“That is what is unique about this industry. While we’re all looking to increase the number of visitors we have, we are also all looking to support one another. We’re trying to create the greatest experiences possible so that we can lift the whole industry up together.”

Rapid development of the experience economy

“Everything starts and ends with a great experience,” she says. “From the time you log on to book your hotel room, to the day you spend at the attraction, to the time you leave, and the person that says goodbye to you. It’s all about experience and interaction and ensuring a great time.”

Networking the globe with IAAPA’s Karen StaleyThe experience economy is developing rapidly. “You see that with the millennials. They want an experience out of everything they touch and do. We, as IAAPA, have evolved to include everyone and anyone who is interested in giving the best guest experience. That means from the rollercoaster manufacturer to the person who makes the best plush toys.

“It’s all about giving the guest the greatest experience: the greatest toy, the greatest ride, the greatest thrill, the greatest movie.”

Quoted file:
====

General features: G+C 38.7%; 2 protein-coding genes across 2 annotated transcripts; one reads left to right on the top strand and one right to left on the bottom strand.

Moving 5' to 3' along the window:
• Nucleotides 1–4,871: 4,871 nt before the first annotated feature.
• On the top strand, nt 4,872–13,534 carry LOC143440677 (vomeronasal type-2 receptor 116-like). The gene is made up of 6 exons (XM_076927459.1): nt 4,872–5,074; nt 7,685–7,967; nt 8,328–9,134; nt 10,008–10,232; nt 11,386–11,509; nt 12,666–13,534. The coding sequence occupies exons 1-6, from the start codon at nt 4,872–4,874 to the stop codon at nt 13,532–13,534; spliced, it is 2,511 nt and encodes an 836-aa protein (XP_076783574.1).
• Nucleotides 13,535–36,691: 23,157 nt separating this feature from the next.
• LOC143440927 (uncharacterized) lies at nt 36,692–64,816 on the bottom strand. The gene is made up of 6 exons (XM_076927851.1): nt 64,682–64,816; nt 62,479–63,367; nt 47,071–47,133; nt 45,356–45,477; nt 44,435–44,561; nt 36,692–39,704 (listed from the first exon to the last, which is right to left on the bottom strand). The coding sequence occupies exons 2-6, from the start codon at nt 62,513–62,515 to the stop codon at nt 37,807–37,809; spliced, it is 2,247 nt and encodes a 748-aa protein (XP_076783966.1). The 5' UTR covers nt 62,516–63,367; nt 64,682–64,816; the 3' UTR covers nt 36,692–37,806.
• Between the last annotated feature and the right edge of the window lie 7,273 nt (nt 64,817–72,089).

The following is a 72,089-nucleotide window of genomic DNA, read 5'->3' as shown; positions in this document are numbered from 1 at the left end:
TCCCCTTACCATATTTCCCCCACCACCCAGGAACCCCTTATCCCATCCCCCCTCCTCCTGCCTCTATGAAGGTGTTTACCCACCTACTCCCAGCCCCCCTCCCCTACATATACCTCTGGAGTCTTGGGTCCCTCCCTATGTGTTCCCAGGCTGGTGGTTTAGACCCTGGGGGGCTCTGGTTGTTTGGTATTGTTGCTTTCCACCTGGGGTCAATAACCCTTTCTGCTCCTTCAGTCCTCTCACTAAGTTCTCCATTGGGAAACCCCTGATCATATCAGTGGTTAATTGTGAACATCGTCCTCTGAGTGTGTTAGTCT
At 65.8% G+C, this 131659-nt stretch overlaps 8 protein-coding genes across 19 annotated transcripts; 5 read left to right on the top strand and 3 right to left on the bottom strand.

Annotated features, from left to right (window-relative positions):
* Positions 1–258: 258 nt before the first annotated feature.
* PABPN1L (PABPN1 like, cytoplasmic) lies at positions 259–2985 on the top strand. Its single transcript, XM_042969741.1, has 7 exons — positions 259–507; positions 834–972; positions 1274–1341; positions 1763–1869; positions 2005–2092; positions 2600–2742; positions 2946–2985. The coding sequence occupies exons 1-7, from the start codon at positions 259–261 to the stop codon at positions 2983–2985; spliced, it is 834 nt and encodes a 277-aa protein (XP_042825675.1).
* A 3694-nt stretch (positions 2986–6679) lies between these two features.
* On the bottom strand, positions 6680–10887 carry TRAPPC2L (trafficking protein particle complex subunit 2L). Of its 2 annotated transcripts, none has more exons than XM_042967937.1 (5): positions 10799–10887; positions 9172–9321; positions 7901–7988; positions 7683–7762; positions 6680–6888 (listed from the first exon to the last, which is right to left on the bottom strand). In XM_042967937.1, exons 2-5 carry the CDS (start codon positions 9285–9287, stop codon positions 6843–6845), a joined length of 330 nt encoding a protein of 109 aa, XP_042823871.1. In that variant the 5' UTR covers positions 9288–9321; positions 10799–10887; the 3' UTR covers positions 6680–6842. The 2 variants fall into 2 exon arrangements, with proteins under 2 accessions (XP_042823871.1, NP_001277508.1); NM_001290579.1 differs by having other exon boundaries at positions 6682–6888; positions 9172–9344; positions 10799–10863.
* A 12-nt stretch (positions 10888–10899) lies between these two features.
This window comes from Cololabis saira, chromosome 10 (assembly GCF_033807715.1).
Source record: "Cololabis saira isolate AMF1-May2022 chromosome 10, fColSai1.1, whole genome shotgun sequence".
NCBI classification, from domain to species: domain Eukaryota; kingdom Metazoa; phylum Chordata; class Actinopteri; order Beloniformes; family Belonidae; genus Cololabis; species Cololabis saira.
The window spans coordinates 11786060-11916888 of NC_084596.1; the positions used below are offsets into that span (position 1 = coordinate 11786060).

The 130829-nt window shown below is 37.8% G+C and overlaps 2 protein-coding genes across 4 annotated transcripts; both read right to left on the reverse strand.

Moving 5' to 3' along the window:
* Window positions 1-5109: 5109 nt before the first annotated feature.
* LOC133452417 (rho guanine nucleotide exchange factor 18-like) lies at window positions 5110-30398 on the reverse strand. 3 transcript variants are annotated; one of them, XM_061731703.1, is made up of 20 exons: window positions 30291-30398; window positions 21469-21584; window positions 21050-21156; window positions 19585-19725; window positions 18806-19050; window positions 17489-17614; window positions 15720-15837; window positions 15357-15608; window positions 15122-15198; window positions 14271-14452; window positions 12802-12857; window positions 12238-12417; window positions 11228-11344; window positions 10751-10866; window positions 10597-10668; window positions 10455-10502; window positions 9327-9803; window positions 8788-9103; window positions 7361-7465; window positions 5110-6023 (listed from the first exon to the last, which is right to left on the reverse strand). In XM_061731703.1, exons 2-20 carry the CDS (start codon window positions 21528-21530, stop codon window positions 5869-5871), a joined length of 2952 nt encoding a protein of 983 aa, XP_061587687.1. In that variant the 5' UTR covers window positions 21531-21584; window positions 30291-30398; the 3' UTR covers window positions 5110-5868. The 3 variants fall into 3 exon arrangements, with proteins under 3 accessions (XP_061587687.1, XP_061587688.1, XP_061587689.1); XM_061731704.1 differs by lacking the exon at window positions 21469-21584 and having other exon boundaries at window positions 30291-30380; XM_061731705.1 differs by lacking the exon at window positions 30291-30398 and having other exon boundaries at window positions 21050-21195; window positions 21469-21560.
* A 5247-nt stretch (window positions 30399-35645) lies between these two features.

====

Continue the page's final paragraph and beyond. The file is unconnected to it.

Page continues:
It doesn’t end there, she insists. Staff-customer relationships are also absolutely vital.

“The person who checks you in the hotel and the person who takes your ticket at the gate. The person who picks up whatever you may have dropped along the way in the park.

“It’s all part of a holistic approach to providing thrill experiences, visual experiences, immersive experiences, human experiences.”

Reaching regional members on the ground – wherever they are

Throughout her time with IAAPA, the Association’s evolution has been dynamic. It has constantly adjusted and grown to meet the needs of its members. By extension, that also involves growing its footprint.

“It began with us coming to Europe, and starting the Euro Amusement show, which evolved into the Euro Attractions show (EAS),” says Staley. “We saw that there were huge gains in having offices on the ground regionally, servicing the members in each region, understanding the differences.”

As a result of this realisation, offices opened in Mexico and Hong Kong. Most recently, preliminary moves have begun towards the opening of an office in Dubai.

“We are trying to reach our members on the ground where they are. Just as they are trying to reach their guests and visitors when they come into their attraction,” says Staley.